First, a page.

Reading medieval and Renaissance documents can be challenging for the modern reader. Paleographers tell us that the written word developed slowly as a poor imitation of speech. Early writings would be sounded out by the reader, often aloud, to determine the words of a text.
Parchment, and later paper, were expensive, so writing was tightly compressed, often with very little space between words. Conventions were used such as well understood abbreviations (for example, .M. instead of writing out the word “Majesty”), superscript letters (“w” with a superscript “t” for “with”), the use of dashes or wavy lines to indicate omitted letters (such as “demād” for “demand”). (Examples are given for the English reader; different languages had their own conventions.) The “minim,” or single downstroke, was used to form several letters, including i, m, n, and u; words containing numerous of these letters could often be difficult to decipher.
Spelling was not standardized, and the meaning of a particular spelling often had to be deduced from context. In a document describing the architecture of a church or castle, the word “belhaus” was most likely a reference to a “bell house” or “bell tower.” In an inventory of kitchen equipment, however, the same spelling very likely meant “bellows.”
Punctuation developed slowly. The use of an initial capital at the beginning of a sentence and a large capital at the beginning of a paragraph helped to organize the text into complete thoughts. Later additions included various combinations of dots to indicate separation of words or sentences, slashes to show where the reader should pause for breath, and evolving techniques for indicating that the writer was conveying a question.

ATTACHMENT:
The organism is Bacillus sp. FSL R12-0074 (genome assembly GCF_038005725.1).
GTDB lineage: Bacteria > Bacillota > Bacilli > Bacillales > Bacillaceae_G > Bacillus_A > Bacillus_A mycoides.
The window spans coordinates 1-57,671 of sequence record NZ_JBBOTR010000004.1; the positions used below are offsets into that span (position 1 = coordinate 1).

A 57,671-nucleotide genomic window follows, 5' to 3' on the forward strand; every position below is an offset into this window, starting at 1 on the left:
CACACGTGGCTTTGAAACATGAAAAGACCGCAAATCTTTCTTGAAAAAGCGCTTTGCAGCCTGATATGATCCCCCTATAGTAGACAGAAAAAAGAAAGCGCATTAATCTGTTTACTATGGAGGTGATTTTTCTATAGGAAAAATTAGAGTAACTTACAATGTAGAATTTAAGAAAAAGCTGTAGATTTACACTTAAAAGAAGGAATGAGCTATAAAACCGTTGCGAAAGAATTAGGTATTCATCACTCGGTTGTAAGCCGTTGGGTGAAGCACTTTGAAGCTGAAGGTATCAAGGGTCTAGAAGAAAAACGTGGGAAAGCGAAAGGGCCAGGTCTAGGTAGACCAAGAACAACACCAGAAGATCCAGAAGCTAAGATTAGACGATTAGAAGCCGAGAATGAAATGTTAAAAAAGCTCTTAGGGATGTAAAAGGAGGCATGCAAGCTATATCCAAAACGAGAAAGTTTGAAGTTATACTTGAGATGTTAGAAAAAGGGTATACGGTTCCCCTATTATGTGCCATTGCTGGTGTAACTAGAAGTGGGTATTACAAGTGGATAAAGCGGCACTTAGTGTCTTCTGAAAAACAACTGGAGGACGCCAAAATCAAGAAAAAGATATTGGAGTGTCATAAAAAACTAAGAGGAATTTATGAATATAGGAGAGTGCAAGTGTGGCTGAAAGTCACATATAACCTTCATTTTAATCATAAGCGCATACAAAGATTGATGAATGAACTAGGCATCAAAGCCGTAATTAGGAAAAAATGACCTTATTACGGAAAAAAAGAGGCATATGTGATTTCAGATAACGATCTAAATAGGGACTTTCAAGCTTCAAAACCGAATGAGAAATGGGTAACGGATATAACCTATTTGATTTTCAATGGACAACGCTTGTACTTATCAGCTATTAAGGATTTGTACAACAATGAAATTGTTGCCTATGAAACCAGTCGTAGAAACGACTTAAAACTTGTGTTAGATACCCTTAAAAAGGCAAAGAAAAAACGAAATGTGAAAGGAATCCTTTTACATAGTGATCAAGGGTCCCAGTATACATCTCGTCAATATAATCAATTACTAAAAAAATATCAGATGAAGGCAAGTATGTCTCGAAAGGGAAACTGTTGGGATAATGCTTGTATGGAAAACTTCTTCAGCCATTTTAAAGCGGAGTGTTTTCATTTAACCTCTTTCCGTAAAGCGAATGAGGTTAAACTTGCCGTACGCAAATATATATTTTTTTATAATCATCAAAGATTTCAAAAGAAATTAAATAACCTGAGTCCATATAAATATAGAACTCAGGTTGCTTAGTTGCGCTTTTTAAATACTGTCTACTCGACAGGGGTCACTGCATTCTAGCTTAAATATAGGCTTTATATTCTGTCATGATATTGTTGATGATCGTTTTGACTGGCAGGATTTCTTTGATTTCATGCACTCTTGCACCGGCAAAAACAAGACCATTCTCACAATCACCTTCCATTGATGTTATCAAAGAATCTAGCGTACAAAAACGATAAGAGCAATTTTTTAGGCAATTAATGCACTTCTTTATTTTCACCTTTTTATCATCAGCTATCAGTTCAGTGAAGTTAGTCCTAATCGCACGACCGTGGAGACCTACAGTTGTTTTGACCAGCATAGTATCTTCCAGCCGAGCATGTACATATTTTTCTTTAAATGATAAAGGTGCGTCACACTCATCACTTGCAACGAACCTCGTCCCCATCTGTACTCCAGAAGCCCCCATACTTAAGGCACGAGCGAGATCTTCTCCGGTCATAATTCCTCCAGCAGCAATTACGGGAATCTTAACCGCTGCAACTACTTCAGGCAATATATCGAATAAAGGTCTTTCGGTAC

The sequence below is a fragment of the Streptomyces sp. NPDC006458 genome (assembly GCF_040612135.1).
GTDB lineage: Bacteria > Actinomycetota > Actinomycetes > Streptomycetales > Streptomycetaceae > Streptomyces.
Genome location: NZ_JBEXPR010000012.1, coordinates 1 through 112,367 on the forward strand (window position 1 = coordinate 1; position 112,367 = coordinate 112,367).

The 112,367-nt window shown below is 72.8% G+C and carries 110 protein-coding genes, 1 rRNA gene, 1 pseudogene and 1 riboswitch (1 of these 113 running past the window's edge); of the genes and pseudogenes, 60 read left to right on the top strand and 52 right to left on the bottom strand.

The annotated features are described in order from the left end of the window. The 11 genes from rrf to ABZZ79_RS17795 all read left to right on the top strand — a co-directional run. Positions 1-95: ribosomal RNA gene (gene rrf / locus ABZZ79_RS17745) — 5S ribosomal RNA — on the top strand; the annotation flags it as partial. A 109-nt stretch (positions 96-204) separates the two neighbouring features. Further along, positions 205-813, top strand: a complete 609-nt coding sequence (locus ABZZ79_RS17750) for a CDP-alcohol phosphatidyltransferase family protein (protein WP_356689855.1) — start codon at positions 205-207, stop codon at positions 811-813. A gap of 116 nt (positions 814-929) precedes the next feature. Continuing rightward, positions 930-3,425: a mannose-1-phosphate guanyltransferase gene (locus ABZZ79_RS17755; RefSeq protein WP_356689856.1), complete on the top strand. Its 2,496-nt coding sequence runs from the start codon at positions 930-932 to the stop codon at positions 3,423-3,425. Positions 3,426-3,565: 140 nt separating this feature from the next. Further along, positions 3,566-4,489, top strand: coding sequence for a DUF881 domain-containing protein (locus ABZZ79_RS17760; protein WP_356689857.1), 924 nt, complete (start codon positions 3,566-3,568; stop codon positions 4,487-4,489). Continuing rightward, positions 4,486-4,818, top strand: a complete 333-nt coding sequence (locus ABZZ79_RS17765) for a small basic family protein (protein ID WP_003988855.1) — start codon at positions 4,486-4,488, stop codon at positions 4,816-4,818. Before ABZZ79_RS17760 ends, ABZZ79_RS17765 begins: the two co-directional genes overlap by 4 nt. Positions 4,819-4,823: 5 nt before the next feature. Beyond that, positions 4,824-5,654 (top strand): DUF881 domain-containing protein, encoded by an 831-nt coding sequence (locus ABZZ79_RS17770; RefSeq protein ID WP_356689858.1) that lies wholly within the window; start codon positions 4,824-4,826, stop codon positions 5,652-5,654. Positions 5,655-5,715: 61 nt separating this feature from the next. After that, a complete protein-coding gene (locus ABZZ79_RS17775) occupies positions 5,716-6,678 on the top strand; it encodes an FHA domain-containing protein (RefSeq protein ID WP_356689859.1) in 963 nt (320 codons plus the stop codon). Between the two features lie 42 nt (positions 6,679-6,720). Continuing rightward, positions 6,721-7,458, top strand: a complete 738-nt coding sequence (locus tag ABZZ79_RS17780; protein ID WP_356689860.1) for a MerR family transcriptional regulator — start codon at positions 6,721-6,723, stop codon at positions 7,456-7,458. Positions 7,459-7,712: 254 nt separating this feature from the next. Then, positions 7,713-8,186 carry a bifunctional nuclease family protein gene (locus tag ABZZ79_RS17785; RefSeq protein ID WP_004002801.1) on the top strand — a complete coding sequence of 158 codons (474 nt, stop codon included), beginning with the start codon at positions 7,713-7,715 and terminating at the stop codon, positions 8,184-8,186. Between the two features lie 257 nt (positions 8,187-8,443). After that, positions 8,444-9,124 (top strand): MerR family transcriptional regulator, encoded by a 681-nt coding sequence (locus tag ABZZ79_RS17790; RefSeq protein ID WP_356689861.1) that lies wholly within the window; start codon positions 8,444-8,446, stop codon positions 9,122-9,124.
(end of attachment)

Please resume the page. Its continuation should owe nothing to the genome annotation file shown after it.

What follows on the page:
Creating Alfred’s chronicle accurately for the time period would prove challenging for both writer and reader. However, in an attempt to achieve some modicum of authenticity, I have chosen to present the chronicle devoid of modern punctuation, using only the initial capitals and large capitals to delineate sentences and paragraphs. It is my hope that this will give the modern reader a glimpse into the nature of early texts without trying his or her patience too severely.
Readers interested in pursuing this topic further might consider starting with the website of the National Archives (Kew, London, Surrey, UK) (http://www.nationalarchives.gov.uk/palaeography/default.htm), which provides an informative tutorial on paleography.
Medieval scroll image credit: Copyright: avdeev3000 / 123RF Stock Photo Medieval script image credit: Copyright: martin33 / 123RF Stock Photo